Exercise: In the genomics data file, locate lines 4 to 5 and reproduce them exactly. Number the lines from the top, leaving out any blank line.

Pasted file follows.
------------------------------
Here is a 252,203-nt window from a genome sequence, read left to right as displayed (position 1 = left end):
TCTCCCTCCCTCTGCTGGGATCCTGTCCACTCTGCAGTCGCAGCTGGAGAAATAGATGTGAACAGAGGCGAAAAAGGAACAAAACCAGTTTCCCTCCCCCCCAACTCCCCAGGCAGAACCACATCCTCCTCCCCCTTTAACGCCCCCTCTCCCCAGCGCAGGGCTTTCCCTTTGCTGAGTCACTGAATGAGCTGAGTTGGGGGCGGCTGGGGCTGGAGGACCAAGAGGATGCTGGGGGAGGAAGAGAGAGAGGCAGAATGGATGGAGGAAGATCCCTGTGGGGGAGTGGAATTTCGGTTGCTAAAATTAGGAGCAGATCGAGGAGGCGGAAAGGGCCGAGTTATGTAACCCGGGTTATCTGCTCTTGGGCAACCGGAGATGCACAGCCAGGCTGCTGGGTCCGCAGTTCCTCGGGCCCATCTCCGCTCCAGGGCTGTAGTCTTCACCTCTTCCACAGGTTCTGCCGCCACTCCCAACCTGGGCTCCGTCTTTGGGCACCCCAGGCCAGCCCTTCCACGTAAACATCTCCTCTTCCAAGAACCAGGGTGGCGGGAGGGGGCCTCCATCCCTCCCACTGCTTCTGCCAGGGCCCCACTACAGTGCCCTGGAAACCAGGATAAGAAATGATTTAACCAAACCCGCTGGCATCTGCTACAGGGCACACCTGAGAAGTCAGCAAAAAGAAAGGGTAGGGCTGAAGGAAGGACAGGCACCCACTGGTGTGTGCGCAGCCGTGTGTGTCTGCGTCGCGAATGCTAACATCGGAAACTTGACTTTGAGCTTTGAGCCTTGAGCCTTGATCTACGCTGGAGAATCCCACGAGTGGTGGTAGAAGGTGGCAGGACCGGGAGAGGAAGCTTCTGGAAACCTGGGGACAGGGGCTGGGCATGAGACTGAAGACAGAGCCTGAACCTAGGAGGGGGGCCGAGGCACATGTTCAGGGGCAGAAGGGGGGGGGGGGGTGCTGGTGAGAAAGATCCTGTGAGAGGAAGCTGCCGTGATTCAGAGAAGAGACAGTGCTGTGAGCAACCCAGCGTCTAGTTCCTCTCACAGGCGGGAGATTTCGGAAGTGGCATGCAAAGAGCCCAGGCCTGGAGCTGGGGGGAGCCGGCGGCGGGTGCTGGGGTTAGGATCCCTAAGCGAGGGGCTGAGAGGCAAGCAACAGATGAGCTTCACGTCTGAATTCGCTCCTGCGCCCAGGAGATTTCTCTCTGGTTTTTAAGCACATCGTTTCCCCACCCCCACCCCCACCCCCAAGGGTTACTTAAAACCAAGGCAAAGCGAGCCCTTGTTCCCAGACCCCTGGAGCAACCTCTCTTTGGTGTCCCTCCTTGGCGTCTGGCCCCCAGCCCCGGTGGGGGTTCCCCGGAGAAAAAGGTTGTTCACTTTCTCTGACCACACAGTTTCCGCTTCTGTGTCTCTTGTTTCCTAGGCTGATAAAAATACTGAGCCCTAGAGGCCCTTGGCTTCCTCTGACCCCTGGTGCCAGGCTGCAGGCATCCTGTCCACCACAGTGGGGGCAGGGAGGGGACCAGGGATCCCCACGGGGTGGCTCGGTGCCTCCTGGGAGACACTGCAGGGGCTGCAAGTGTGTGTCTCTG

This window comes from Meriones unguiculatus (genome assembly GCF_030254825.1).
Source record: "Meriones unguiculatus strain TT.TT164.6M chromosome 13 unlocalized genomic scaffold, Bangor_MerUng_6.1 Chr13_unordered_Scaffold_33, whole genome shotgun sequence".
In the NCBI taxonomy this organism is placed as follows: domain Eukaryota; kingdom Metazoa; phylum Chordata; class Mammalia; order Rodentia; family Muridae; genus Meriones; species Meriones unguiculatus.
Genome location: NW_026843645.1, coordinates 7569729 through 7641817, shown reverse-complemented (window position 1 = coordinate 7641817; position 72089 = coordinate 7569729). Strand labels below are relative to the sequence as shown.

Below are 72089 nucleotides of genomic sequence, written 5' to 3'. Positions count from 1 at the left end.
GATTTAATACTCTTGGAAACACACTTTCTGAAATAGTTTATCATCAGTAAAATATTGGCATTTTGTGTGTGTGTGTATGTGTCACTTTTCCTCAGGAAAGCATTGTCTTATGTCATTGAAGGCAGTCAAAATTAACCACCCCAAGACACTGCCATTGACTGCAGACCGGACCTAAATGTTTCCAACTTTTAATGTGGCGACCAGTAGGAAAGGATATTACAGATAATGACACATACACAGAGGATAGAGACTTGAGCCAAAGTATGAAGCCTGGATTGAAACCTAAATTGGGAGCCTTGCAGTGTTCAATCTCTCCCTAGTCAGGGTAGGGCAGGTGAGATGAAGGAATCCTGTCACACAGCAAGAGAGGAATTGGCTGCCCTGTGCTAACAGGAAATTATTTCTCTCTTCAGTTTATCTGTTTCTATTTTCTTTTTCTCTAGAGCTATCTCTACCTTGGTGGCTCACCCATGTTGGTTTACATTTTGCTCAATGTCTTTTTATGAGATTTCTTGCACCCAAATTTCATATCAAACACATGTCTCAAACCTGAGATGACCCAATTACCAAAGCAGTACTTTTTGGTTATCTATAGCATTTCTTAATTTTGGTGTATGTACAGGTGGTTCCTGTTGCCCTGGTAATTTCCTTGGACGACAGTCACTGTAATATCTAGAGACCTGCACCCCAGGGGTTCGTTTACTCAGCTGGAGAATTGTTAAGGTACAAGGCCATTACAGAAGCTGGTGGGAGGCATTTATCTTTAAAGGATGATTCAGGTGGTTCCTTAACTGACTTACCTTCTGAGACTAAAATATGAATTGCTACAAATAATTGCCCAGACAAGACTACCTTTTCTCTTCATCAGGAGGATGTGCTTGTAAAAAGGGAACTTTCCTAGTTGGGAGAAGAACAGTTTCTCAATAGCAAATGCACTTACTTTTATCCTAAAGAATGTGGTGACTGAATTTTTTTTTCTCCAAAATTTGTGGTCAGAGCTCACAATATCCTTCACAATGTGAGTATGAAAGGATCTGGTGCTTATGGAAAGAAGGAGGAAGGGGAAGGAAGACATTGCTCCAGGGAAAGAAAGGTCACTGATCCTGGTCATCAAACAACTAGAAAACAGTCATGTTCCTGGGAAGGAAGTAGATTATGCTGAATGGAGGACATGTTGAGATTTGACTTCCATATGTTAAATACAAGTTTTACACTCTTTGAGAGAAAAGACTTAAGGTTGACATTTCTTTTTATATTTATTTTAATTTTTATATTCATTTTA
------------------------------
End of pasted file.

Source record: "Meriones unguiculatus strain TT.TT164.6M chromosome 13 unlocalized genomic scaffold, Bangor_MerUng_6.1 Chr13_unordered_Scaffold_33, whole genome shotgun sequence".
In the NCBI taxonomy this organism is placed as follows: domain Eukaryota; kingdom Metazoa; phylum Chordata; class Mammalia; order Rodentia; family Muridae; genus Meriones; species Meriones unguiculatus.